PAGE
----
Home Buying in 94536>Question Details

abhijitz, Home Buyer in Dublin, CA

Why is " Cost Approach to Value" [Page 3] missing/not filled by Appraiser?

Asked by abhijitz, Dublin, CA Tue Nov 19, 2013

Every Insurance Agent is asking me what my property's appraisal report came in as and asks me to refer Page 3. Well, Page 3 is blank for me. i.e. it has no values written for "Cost Approach to Value" & Dwelling costs are blank.

My lender says this is normal appraisal process and they check based on comps. Well, in the comps the appraiser is just looking at them from outside? [also mentioned in the report].

Is this a normal practice? Seems, like the lenders are tied up with the appraisers and inflating the property cost/valuation.

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Answers

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There are typically three methods using to appraise any real property. Cost approach and comparable approach are the most common ones. Across the board preference is always given to the Comparable approach method as it is the most accurate measure to assess your property's value by using other similar properties. In the event, comparable homes are not available and/or appraising a unique commercial property, cost approach method is usually the best.
1 vote Thank Flag Link Tue Nov 26, 2013
The "cost approach" is not appropriate for insurance purposes.
This is an estimate of the cost to build new, but insurance estimate needs to be cost to rebuild.
Rebuilding is more expensive.

Fannie Mae allows the lender to use the cost approach as a metric for setting the minimum insurance requirement for selling the loan into the secondary market. That doesn't mean it would be an insurance limit adequate to rebuild after a total loss or to protect the policyholder from a coinsurance penalty.

If an insurance agent asked for the "cost approach" number off the appraisal rather than use the software they've been provided by the carriers, I'd look for a new agent.
They're either not well trained, or deliberately trying to win your business by getting the lowest (initial) quote with an artificially low replacement cost value.

Check the value yourself at accucoverage[dot]com, e2value, or 360-value. These are all insurance based estimated tools. If an agent does it for you, review the inputs in detail; the system generated assumptions may not match your home.

Google "reconstruction" "new construction" insurance and "replacement cost" and you should find more details on the issue.
0 votes Thank Flag Link Mon Feb 24, 2014
Appraisers get to choose the method by which they value a home. If your insurance company requires you to get an appraisal based on cost approach you may need to hire an appraiser specifically to do that. Ask your insurance agent if any other method would work?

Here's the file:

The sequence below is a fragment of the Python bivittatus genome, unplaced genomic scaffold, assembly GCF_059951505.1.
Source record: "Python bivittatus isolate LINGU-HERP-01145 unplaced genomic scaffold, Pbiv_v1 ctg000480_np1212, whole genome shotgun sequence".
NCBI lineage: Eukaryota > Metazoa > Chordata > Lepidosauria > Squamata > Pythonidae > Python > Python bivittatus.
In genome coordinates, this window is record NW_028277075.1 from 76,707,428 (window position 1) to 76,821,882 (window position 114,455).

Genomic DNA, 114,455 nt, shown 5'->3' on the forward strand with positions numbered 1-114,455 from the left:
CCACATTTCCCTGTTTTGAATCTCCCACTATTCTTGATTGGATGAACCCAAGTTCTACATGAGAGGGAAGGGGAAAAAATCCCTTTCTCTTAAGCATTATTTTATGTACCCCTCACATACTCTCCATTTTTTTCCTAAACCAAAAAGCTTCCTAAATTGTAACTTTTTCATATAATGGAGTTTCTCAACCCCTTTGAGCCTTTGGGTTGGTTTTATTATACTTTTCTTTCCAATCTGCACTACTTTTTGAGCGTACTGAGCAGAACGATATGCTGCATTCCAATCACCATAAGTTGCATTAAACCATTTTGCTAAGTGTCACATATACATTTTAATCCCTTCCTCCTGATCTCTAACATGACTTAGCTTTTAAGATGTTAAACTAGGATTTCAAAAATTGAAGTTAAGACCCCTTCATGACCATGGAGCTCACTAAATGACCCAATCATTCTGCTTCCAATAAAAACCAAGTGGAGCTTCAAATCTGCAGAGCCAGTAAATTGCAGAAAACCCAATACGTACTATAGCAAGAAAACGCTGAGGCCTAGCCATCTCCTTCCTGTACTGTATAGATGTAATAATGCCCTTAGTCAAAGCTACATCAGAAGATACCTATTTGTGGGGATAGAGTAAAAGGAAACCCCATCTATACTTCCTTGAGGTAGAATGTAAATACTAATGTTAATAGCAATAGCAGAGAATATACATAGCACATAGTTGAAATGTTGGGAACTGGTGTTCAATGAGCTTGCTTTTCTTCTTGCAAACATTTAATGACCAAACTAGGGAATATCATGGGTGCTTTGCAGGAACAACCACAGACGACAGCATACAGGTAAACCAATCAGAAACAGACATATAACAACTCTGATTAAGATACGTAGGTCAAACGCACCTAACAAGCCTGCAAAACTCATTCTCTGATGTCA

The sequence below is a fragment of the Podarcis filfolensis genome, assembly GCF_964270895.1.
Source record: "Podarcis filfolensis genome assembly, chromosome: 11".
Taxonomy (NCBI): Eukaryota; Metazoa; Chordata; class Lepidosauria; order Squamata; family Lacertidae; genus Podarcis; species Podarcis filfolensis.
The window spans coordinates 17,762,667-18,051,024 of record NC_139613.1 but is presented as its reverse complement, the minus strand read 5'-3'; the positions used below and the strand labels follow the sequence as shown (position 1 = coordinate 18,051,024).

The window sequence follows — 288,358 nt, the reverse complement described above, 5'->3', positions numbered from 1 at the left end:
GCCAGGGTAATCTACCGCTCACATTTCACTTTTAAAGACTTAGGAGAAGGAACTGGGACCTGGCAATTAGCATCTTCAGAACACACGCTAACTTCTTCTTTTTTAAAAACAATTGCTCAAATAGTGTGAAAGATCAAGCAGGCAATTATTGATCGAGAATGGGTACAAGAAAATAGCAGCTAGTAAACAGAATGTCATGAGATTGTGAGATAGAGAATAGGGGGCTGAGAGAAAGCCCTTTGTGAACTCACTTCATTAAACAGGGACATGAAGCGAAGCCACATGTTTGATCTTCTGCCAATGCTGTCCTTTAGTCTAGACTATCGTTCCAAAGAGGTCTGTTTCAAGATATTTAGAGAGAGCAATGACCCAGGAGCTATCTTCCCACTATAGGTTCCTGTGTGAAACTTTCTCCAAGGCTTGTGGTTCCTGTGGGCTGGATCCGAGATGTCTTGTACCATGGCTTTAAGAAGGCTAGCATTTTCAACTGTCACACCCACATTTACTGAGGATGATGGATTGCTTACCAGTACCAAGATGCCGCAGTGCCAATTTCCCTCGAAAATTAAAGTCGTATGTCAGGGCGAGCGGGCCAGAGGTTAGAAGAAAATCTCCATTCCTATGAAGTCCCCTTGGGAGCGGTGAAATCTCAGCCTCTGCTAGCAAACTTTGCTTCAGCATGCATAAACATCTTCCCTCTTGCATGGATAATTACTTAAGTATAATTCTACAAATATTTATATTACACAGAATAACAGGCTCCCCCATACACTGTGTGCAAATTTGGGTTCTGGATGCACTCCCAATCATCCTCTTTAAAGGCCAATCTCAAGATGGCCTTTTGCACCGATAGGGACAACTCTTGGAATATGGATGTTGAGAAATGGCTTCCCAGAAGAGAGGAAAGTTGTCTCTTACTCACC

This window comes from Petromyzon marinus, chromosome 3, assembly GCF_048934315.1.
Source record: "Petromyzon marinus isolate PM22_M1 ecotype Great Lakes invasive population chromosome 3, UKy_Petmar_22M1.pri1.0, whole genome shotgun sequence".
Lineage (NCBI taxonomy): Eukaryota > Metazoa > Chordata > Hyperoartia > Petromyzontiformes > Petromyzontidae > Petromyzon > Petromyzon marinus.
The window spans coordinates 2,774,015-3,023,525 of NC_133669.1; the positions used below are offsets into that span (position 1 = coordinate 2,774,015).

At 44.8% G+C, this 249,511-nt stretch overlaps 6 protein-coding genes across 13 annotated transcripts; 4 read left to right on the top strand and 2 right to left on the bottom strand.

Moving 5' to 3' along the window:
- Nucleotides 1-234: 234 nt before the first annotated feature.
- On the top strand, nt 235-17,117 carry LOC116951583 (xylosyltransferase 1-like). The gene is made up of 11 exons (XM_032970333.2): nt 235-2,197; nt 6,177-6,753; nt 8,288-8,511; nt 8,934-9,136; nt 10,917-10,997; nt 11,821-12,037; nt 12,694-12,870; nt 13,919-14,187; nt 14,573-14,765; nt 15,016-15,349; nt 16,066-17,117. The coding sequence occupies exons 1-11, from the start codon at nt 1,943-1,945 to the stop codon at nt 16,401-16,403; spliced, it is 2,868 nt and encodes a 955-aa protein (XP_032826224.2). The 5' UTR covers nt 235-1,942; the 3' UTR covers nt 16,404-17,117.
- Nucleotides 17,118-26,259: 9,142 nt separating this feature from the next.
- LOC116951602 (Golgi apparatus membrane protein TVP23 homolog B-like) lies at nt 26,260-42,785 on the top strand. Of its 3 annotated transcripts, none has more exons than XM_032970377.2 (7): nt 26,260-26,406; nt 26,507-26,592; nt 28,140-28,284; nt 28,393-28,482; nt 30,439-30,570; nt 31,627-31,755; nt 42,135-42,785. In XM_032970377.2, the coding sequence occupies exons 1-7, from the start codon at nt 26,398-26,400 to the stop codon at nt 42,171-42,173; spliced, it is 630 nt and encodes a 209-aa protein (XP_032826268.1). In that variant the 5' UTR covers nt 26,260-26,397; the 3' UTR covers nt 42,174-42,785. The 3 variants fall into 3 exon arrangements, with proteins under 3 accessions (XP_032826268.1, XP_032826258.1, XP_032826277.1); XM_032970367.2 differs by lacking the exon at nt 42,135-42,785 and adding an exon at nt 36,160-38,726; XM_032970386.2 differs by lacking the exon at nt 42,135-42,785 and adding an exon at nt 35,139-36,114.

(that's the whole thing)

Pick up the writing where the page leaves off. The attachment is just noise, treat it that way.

J.R. Thrasher
http://www.SanDiegoRealEstateVeterans.com
619-929-0105
0 votes Thank Flag Link Wed Nov 20, 2013
No the insurance companies are not enforcing any requirement. They are fine with the appraisal as sent, but they were asking me the question, hence i was curious
Flag Wed Nov 20, 2013
The cost approach is what is the cost of rebuilding plus the value of the land minus depreciation. I am not sure it is required but they all seem to fill it in on all all the appraisals I have seen. But yes almost no one looks at it anyway.
0 votes Thank Flag Link Wed Nov 20, 2013
Appraisers look inside, outside, and then look for comparable properties. It's a very detailed process. And whichever approach they use is dictated by the type, age, condition, location, etc of the property

If you'll google cost approach you'll find several very good explanations. Typically, they use cost approach for homes that are unique in the community. For example, when appraising a Victorian home, they will determine how much it will cost to rebuild, replace.

Basic steps in the cost approach are:

Estimate the value of the land as if vacant
Estimate the replacement cost new of the improvements
Estimate the loss in value from all forms of depreciation
Deduct the total amount of depreciation from the replacement cost new
Estimate the same amount for any other improvements
Add the land value estimate to the depreciated cost value to arrive at the total property value
Step One, land valuation, may involve any of the methods already mentioned(allocation, abstraction, etc.)

Step Two, estimating the replacement cost new of the improvements, requires that a distinction be made between replacement cost and reproduction cost.

Essentially, appraisers use three approaches
The Sales Comparison Approach
The Cost Approach
The Income Approach

For tract homes that are similar in the same community, they may use the sales approach instead .
0 votes Thank Flag Link Tue Nov 19, 2013
That is appraisal provocative not to fill out cost approach.
Flag Tue Oct 14, 2014
When the appraiser uses sold properties for comps, they don't just do a drive by...they will research the listing details, and even personally call the listing agents for more details to find out more about the condition of the property, any upgrades, and if there were any seller concessions. I know...because I am called several times by appraisers using my listings as comps for other properties.
Flag Tue Nov 26, 2013
Well, when the appraiser is choosing "The Sales Comparison Approach" he/she is not entering the other properties. [His note says "Drive-By Inspection]. Thereby, he/she categorizes the condition as same & Updating/Upgrades as same.

Unfortunately, i had to go thru 2 appraisals of 2 different properties, and it is pretty surprising that both came in spot-on to my offer. [The 2nd one was a significant over bid]
Flag Wed Nov 20, 2013
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